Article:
Bob Geldof on Live Earth: “I hope they’re a success. But why is Gore actually organizing them? To make us aware of the greenhouse effect? Everybody’s known about that problem for years.”
But some don’t. I keep hearing about people who routinely use their clothes dryers for everything. Or people who leave lots of lights on around the house when they’ve settled into the lounge room to watch TV for the evening. Or buy huge TVs that burn lots of power. Or buy fleets of 4WDs to drive around town. Or leave the heating on in empty rooms. Or, like one of my neighbours, drive the 5 minute walk to the supermarket (OK, maybe he’s getting more than he can carry).
And offsets aren’t everything, either. Greenfleet is already running out of land to plant trees, let alone if everybody did it. And such schemes don’t take into account future loss of carbon through things such as bushfire.
It’s like the three Rs, the first of which often gets forgotten: Reduce, Re-use, Recycle. Offsetting them helps, but it’s far from ideal. Reducing, thus not producing the emissions in the first place, is better.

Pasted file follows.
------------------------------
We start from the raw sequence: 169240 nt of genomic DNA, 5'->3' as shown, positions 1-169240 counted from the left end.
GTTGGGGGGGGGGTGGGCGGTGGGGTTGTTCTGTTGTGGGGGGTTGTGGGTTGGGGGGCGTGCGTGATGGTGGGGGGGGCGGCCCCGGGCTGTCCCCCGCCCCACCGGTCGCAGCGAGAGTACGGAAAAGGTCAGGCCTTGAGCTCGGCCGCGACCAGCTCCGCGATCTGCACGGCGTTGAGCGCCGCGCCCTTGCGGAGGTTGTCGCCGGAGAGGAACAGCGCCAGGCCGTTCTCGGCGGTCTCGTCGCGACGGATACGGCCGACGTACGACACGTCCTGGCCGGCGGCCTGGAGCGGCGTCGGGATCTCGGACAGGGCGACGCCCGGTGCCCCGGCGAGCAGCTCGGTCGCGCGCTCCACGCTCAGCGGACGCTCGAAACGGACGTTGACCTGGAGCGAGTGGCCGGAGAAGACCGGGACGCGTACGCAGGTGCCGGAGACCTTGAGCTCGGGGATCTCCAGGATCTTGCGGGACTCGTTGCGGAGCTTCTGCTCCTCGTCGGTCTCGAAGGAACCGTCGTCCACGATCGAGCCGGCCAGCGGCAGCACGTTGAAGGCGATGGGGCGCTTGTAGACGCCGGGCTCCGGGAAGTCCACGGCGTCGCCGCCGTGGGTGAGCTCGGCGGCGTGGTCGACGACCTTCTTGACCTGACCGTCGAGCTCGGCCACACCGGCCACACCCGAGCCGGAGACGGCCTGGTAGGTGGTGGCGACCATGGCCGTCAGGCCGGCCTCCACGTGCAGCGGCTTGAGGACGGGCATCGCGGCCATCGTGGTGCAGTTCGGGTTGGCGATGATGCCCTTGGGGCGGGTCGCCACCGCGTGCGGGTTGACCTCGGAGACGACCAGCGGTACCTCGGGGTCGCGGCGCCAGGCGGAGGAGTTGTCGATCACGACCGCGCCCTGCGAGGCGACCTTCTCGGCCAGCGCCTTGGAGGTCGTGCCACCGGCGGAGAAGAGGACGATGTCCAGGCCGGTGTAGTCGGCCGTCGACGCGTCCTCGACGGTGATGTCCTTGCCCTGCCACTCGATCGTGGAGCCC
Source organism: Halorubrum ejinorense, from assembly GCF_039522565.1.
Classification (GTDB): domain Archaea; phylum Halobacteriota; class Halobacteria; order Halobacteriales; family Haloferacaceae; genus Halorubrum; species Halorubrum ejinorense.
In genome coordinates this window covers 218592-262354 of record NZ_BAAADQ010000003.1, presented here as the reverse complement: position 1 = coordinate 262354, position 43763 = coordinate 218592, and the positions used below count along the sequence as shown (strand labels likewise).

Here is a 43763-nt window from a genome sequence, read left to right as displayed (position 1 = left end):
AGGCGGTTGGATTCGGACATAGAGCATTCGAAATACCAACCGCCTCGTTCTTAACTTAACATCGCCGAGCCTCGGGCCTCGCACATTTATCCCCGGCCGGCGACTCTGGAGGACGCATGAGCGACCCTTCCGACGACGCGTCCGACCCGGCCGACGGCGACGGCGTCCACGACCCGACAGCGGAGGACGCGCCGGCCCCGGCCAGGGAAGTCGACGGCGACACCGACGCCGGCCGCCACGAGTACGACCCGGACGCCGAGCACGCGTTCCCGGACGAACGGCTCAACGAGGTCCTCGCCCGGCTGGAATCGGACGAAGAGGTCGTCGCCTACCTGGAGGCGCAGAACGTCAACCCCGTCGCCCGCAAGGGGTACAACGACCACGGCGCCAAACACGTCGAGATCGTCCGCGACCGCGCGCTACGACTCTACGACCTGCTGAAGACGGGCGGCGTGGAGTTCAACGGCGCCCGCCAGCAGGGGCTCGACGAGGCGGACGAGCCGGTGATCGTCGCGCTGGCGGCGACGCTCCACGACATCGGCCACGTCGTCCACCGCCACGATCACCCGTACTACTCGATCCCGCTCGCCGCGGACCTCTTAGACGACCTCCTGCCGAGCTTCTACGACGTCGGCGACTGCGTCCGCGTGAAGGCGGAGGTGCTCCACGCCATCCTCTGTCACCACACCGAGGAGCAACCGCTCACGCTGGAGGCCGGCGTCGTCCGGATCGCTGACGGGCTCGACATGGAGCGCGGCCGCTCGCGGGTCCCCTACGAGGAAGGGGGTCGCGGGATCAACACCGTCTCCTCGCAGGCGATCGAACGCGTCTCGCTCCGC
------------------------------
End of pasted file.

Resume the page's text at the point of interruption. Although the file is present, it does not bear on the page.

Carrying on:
A lot of people know what’s going on, and are doing what they can to reduce their carbon footprint. Some really don’t know, and don’t care.
But when people say they’re not going to do anything because they don’t believe carbon emissions make a difference, they’re ignoring that there is a myriad of other benefits from cutting pollution. Take my pet cause, public transport. Encouraging and enabling people to drive less is not just about cutting emissions. It also has benefits in, off the top of my head: clean air, road space, congestion, oil dependence/peak oil, transport costs, road toll, social isolation, equity/access to work and education, obesity, road rage, street crime. It’s not all about emissions.
And then there’s other people, who know about it, but think others should do all the hard yards.
Maybe it’s time for personal carbon trading! Apparently Caltex is proposing it, with the RACV objecting.
Yes? No? Well consider this (though I wonder if there’s evidence to back it up):
In recent years wealthy Texans have discovered the joys of sitting in front of a log fire. As it is usually hot in Texas they must turn their air conditioners up so they can enjoy the cosy warmth from their hearths. — Clive Hamilton.